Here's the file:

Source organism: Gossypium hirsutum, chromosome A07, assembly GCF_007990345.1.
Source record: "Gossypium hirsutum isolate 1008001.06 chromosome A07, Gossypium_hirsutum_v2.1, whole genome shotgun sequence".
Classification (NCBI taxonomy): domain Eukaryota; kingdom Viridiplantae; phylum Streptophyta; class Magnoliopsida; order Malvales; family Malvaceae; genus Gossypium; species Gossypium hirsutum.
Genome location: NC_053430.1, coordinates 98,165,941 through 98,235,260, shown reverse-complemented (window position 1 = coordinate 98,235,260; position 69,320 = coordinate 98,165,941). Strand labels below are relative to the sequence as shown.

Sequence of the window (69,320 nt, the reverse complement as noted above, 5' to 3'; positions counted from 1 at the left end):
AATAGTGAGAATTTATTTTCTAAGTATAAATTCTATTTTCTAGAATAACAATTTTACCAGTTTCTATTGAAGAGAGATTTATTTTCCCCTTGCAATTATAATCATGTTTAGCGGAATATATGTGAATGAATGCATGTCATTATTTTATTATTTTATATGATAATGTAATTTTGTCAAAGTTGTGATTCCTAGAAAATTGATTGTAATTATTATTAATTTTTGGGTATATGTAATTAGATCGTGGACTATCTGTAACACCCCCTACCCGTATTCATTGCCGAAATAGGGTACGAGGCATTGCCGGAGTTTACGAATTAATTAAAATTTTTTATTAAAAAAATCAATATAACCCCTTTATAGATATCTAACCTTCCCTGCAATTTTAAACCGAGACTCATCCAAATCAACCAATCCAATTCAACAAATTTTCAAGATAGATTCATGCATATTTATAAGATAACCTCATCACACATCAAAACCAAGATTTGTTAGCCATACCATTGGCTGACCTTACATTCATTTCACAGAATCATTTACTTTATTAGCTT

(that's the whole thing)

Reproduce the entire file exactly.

Source organism: Gossypium hirsutum, chromosome A07, assembly GCF_007990345.1.
Source record: "Gossypium hirsutum isolate 1008001.06 chromosome A07, Gossypium_hirsutum_v2.1, whole genome shotgun sequence".
Classification (NCBI taxonomy): domain Eukaryota; kingdom Viridiplantae; phylum Streptophyta; class Magnoliopsida; order Malvales; family Malvaceae; genus Gossypium; species Gossypium hirsutum.
Genome location: NC_053430.1, coordinates 98,165,941 through 98,235,260, shown reverse-complemented (window position 1 = coordinate 98,235,260; position 69,320 = coordinate 98,165,941). Strand labels below are relative to the sequence as shown.

Sequence of the window (69,320 nt, the reverse complement as noted above, 5' to 3'; positions counted from 1 at the left end):
AATAGTGAGAATTTATTTTCTAAGTATAAATTCTATTTTCTAGAATAACAATTTTACCAGTTTCTATTGAAGAGAGATTTATTTTCCCCTTGCAATTATAATCATGTTTAGCGGAATATATGTGAATGAATGCATGTCATTATTTTATTATTTTATATGATAATGTAATTTTGTCAAAGTTGTGATTCCTAGAAAATTGATTGTAATTATTATTAATTTTTGGGTATATGTAATTAGATCGTGGACTATCTGTAACACCCCCTACCCGTATTCATTGCCGAAATAGGGTACGAGGCATTGCCGGAGTTTACGAATTAATTAAAATTTTTTATTAAAAAAATCAATATAACCCCTTTATAGATATCTAACCTTCCCTGCAATTTTAAACCGAGACTCATCCAAATCAACCAATCCAATTCAACAAATTTTCAAGATAGATTCATGCATATTTATAAGATAACCTCATCACACATCAAAACCAAGATTTGTTAGCCATACCATTGGCTGACCTTACATTCATTTCACAGAATCATTTACTTTATTAGCTT